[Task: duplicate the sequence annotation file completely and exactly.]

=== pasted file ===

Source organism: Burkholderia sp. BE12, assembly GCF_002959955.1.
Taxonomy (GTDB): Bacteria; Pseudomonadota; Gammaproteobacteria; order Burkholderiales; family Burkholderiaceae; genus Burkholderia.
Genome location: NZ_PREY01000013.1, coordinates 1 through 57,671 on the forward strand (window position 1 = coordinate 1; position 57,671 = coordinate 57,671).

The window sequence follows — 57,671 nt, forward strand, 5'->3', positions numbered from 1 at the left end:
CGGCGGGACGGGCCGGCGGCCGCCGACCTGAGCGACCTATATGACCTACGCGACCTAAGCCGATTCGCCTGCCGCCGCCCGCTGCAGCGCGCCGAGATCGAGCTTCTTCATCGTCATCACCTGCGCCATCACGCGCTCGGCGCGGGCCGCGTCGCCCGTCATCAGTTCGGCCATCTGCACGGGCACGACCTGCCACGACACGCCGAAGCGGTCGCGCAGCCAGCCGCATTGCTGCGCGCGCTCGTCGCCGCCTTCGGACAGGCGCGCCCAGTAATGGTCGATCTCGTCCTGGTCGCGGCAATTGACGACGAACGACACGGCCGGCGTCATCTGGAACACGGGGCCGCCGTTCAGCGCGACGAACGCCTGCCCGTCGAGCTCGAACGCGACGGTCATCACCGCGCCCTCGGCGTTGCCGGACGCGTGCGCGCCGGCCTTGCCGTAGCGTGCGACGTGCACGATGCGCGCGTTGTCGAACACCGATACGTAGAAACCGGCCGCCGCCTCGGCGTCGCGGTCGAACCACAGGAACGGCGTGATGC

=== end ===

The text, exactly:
Source organism: Burkholderia sp. BE12, assembly GCF_002959955.1.
Taxonomy (GTDB): Bacteria; Pseudomonadota; Gammaproteobacteria; order Burkholderiales; family Burkholderiaceae; genus Burkholderia.
Genome location: NZ_PREY01000013.1, coordinates 1 through 57,671 on the forward strand (window position 1 = coordinate 1; position 57,671 = coordinate 57,671).

The window sequence follows — 57,671 nt, forward strand, 5'->3', positions numbered from 1 at the left end:
CGGCGGGACGGGCCGGCGGCCGCCGACCTGAGCGACCTATATGACCTACGCGACCTAAGCCGATTCGCCTGCCGCCGCCCGCTGCAGCGCGCCGAGATCGAGCTTCTTCATCGTCATCACCTGCGCCATCACGCGCTCGGCGCGGGCCGCGTCGCCCGTCATCAGTTCGGCCATCTGCACGGGCACGACCTGCCACGACACGCCGAAGCGGTCGCGCAGCCAGCCGCATTGCTGCGCGCGCTCGTCGCCGCCTTCGGACAGGCGCGCCCAGTAATGGTCGATCTCGTCCTGGTCGCGGCAATTGACGACGAACGACACGGCCGGCGTCATCTGGAACACGGGGCCGCCGTTCAGCGCGACGAACGCCTGCCCGTCGAGCTCGAACGCGACGGTCATCACCGCGCCCTCGGCGTTGCCGGACGCGTGCGCGCCGGCCTTGCCGTAGCGTGCGACGTGCACGATGCGCGCGTTGTCGAACACCGATACGTAGAAACCGGCCGCCGCCTCGGCGTCGCGGTCGAACCACAGGAACGGCGTGATGC